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It is a well known fact that many people from the soviet bloc fled to the west to escape communism, and that during the entire soviet time frame, from the beginning of the Russian civil war in 1918 until the last years of communism in 1990.

While it's true communism was a terrible thing, capitalism wasn't exactly free of problems either, and because of intense soviet propaganda, it could be tempting for low-class workers and/or unemployed people to flee to the soviet bloc in order to have a guaranteed job, especially after the death of Stalin when the situation of the soviet block was much improved.

Did people flee in this direction, too ?

People that would not count are :

  • People spying for any western government
  • People who originate from a soviet block country returning back home
  • People moving there temporary for any non politically motivated reason (scientific research, humanitarian, etc...) - if they do so permanently then it counts, as we cannot know if there was a political reason behind that or not.

closed as off-topic by Semaphore, CGCampbell, Mark C. Wallace, user69715, congusbongus Jan 6 '16 at 0:44

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  • 2
    en.wikipedia.org/wiki/… and en.wikipedia.org/wiki/… give a few names, only from the USA (not all of them met your criteria, but some -specially defectors to North Korea- do) – SJuan76 Jan 5 '16 at 15:02
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    LOL that is funny. Oh yeah, some people were like, gee I have way too much toilet paper and food, I think I will "flee" to the USSR. – Tyler Durden Jan 5 '16 at 16:20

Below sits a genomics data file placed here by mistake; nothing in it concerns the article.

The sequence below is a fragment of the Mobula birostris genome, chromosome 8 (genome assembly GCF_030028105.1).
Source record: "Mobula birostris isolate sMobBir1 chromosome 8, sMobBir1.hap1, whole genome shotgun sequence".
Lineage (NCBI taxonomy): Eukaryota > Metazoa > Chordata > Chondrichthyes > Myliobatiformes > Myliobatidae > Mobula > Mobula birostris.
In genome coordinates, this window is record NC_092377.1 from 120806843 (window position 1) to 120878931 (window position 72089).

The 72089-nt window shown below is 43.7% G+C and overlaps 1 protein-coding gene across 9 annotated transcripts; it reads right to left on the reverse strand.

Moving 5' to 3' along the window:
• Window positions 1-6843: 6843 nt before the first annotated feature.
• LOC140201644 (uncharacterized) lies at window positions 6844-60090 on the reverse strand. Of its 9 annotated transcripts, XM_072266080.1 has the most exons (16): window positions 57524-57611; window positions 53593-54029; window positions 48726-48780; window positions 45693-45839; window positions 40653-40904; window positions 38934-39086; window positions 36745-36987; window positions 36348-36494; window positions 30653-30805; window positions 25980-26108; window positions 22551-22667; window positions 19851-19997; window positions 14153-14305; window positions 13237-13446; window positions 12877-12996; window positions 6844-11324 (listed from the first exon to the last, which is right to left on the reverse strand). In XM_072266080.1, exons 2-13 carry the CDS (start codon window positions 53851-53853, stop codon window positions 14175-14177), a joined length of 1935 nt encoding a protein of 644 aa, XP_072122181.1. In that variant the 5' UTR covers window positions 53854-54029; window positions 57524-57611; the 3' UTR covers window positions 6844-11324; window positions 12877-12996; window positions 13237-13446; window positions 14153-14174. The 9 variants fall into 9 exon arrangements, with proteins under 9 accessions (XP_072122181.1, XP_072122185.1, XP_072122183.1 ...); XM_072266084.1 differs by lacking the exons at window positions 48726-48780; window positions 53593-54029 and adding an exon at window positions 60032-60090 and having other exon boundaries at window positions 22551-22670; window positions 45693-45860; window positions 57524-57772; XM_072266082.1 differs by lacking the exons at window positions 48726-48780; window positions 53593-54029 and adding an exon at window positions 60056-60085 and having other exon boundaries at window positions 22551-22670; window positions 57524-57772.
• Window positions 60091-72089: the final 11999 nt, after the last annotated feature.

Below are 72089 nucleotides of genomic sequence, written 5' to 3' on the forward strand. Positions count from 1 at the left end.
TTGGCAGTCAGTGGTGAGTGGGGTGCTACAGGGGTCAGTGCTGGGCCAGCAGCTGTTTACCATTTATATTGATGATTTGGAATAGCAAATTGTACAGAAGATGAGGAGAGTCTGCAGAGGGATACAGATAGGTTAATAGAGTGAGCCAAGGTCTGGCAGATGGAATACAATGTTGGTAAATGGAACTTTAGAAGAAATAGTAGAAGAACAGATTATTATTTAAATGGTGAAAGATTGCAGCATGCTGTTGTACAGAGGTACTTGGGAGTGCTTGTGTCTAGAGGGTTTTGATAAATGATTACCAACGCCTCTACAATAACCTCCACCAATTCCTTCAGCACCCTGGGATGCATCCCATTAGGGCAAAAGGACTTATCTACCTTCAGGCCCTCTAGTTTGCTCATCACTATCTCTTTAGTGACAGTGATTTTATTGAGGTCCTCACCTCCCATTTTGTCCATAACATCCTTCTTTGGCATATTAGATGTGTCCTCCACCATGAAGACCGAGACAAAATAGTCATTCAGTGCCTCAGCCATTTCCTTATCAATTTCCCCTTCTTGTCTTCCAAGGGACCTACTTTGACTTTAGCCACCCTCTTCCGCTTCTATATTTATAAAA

• There is something about couple of thousands Italian communist workers who went to Tito's Yugoslavia, archiviostorico.corriere.it/2001/ottobre/08/… but I can't find any reference in English – Mario Trucco Jan 5 '16 at 16:43
  • @TylerDurden Are you serious about the toilet paper shortage in eastern block? Eeek! Also, you forgot to take propaganda in account, communists were saying the eastern blocks were the worker's paradise and that anti-communism propaganda was BS. – Bregalad Jan 5 '16 at 17:01
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    @TylerDurden I don't dispute going to the USSR was a bonehead move. The fact that people did it is not only an indictment of their gullibility and deceitful Soviet propaganda, but also the parlous conditions for the unemployed, in America and elsewhere, which forced them to take these desperate measures. In other words, they didn't have 'too much toilet paper and food' to begin with. – Ne Mo Jan 5 '16 at 17:26
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There was direct migration from Finland to the USSR during the depression era. Presumably similar proportions of the Polish, Romanian and Baltic state populations did likewise.

Similarly, several thousands of Finnish-Americans went to the USSR in the 1920s... but more generally countries that didn't border the USSR saw uprisings (and successful revolutions in places like China, Vietnam, Cuba and Nicaragua) rather than mass flight. Presumably this is because those that are the most disadvantaged in a capitalist society are those that are least likely to have the means to flee.

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Some people did move there in the 1930s. There were two main types: engineers whom the USSR attracted by offering to pay them and communists who were dismayed with the fascist takeovers in Germany and Italy.

A typical example of the former type was Zara Witkin, a Jew of Russian origin who was an American citizen. Witkin was trained as a civil engineer. He left for the Soviet Union in 1932 partially to make a living and partially out of a desire to support communism. He left in 1934. A more intense case is that of John Scott, an engineer who was there in 1932-1938 and wrote "Behind the Urals: An American Worker in Russia's City of Steel" describing his experiences. Scott was lucky not to get arrested. Many Americans and Germans who stayed past 1936 were arrested as spies and imprisoned or executed.